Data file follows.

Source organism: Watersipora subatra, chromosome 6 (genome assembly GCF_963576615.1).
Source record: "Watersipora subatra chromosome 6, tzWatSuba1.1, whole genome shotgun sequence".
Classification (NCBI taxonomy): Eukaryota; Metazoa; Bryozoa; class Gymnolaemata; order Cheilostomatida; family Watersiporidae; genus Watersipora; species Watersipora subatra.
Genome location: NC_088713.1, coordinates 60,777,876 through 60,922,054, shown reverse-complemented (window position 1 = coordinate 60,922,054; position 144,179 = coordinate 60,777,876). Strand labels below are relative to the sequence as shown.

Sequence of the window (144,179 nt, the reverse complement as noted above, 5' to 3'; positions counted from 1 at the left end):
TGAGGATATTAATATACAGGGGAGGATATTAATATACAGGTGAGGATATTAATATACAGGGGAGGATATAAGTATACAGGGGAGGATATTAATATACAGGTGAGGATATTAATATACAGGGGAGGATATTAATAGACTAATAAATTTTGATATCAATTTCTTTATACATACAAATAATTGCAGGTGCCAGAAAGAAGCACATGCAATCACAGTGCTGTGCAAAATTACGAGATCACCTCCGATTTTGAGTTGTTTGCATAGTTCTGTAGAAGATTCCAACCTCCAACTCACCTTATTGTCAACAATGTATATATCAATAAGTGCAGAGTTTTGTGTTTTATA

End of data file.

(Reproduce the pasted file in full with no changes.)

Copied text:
Source organism: Watersipora subatra, chromosome 6 (genome assembly GCF_963576615.1).
Source record: "Watersipora subatra chromosome 6, tzWatSuba1.1, whole genome shotgun sequence".
Classification (NCBI taxonomy): Eukaryota; Metazoa; Bryozoa; class Gymnolaemata; order Cheilostomatida; family Watersiporidae; genus Watersipora; species Watersipora subatra.
Genome location: NC_088713.1, coordinates 60,777,876 through 60,922,054, shown reverse-complemented (window position 1 = coordinate 60,922,054; position 144,179 = coordinate 60,777,876). Strand labels below are relative to the sequence as shown.

Sequence of the window (144,179 nt, the reverse complement as noted above, 5' to 3'; positions counted from 1 at the left end):
TGAGGATATTAATATACAGGGGAGGATATTAATATACAGGTGAGGATATTAATATACAGGGGAGGATATAAGTATACAGGGGAGGATATTAATATACAGGTGAGGATATTAATATACAGGGGAGGATATTAATAGACTAATAAATTTTGATATCAATTTCTTTATACATACAAATAATTGCAGGTGCCAGAAAGAAGCACATGCAATCACAGTGCTGTGCAAAATTACGAGATCACCTCCGATTTTGAGTTGTTTGCATAGTTCTGTAGAAGATTCCAACCTCCAACTCACCTTATTGTCAACAATGTATATATCAATAAGTGCAGAGTTTTGTGTTTTATA